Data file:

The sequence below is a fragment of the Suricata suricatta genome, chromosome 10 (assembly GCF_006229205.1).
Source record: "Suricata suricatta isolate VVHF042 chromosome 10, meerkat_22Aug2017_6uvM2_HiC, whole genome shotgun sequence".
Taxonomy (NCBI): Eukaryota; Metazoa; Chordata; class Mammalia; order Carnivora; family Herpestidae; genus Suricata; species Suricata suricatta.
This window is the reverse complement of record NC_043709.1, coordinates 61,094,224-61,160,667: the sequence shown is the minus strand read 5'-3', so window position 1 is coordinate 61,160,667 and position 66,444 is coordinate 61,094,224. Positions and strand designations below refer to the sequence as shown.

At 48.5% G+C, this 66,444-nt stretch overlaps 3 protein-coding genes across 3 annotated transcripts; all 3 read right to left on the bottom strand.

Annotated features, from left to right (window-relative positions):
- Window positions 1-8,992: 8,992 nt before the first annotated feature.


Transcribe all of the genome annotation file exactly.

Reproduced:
The sequence below is a fragment of the Suricata suricatta genome, chromosome 10 (assembly GCF_006229205.1).
Source record: "Suricata suricatta isolate VVHF042 chromosome 10, meerkat_22Aug2017_6uvM2_HiC, whole genome shotgun sequence".
Taxonomy (NCBI): Eukaryota; Metazoa; Chordata; class Mammalia; order Carnivora; family Herpestidae; genus Suricata; species Suricata suricatta.
This window is the reverse complement of record NC_043709.1, coordinates 61,094,224-61,160,667: the sequence shown is the minus strand read 5'-3', so window position 1 is coordinate 61,160,667 and position 66,444 is coordinate 61,094,224. Positions and strand designations below refer to the sequence as shown.

At 48.5% G+C, this 66,444-nt stretch overlaps 3 protein-coding genes across 3 annotated transcripts; all 3 read right to left on the bottom strand.

Annotated features, from left to right (window-relative positions):
- Window positions 1-8,992: 8,992 nt before the first annotated feature.